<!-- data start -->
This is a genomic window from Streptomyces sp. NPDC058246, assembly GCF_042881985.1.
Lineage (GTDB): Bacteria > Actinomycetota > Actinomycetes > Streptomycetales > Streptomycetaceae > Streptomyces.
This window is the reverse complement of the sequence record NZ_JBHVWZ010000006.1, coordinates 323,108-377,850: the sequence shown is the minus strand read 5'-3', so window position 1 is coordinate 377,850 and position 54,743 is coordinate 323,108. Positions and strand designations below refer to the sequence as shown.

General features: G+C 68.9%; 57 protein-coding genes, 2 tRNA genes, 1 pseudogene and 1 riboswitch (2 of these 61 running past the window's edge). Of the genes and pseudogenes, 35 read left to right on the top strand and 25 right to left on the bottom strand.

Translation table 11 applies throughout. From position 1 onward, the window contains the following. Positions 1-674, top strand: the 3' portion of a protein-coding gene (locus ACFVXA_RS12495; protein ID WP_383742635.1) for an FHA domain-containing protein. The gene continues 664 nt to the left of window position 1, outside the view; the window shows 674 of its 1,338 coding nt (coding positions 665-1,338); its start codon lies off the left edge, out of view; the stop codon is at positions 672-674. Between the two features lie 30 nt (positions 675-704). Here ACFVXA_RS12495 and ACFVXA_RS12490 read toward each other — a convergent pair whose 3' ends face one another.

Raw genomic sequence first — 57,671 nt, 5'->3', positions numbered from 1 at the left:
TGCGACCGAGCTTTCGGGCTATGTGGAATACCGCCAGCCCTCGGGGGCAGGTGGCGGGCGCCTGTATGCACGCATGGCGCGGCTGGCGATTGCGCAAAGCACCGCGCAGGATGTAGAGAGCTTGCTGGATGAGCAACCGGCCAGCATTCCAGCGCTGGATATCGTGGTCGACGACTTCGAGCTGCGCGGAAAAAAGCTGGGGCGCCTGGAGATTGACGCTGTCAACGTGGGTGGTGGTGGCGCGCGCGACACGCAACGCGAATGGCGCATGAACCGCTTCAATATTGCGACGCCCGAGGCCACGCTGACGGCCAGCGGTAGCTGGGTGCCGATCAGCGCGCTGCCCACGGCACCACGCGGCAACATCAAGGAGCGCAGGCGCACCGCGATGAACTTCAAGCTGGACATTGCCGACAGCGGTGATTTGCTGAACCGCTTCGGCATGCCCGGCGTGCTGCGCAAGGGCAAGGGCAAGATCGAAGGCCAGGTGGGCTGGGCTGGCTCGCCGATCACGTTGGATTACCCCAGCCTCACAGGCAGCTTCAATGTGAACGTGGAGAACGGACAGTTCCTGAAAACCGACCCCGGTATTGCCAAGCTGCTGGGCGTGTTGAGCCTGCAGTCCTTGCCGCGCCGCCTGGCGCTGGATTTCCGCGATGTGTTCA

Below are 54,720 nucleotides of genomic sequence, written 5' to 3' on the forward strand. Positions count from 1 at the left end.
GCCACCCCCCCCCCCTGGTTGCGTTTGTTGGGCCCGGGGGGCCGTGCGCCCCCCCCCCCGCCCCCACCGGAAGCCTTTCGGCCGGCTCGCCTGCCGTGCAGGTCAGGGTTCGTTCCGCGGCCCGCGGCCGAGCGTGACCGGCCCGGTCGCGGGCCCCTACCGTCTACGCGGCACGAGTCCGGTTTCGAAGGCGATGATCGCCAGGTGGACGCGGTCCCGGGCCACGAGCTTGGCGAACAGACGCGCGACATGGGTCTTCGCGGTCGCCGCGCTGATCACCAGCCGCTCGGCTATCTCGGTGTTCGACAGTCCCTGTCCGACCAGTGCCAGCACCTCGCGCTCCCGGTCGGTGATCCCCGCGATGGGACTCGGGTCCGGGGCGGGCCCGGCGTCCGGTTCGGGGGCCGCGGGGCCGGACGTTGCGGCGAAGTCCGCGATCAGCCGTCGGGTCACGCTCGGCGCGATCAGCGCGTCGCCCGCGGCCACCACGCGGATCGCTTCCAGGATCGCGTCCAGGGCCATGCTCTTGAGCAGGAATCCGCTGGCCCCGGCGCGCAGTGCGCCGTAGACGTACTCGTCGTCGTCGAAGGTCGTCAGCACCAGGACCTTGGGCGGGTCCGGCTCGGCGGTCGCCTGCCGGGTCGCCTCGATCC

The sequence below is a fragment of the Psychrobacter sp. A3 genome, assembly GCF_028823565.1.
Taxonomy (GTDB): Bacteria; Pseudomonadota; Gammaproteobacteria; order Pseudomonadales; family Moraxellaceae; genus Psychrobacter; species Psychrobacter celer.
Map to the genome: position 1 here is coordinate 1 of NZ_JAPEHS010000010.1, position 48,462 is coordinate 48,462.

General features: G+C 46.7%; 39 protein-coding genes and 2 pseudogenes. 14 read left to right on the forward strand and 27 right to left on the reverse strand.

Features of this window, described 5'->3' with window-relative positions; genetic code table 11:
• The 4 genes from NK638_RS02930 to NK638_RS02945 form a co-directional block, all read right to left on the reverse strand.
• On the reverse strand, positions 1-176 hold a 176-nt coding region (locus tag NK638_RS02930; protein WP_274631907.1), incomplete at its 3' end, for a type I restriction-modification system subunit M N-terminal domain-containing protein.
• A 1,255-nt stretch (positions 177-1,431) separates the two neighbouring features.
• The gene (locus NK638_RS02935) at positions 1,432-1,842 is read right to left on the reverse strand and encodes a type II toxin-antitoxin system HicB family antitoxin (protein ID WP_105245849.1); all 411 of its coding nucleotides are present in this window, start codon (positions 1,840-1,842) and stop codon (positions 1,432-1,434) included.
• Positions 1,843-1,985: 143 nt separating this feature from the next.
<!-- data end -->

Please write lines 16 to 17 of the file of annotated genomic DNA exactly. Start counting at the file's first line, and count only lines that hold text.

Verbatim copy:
• On the reverse strand, positions 1-176 hold a 176-nt coding region (locus tag NK638_RS02930; protein WP_274631907.1), incomplete at its 3' end, for a type I restriction-modification system subunit M N-terminal domain-containing protein.
• A 1,255-nt stretch (positions 177-1,431) separates the two neighbouring features.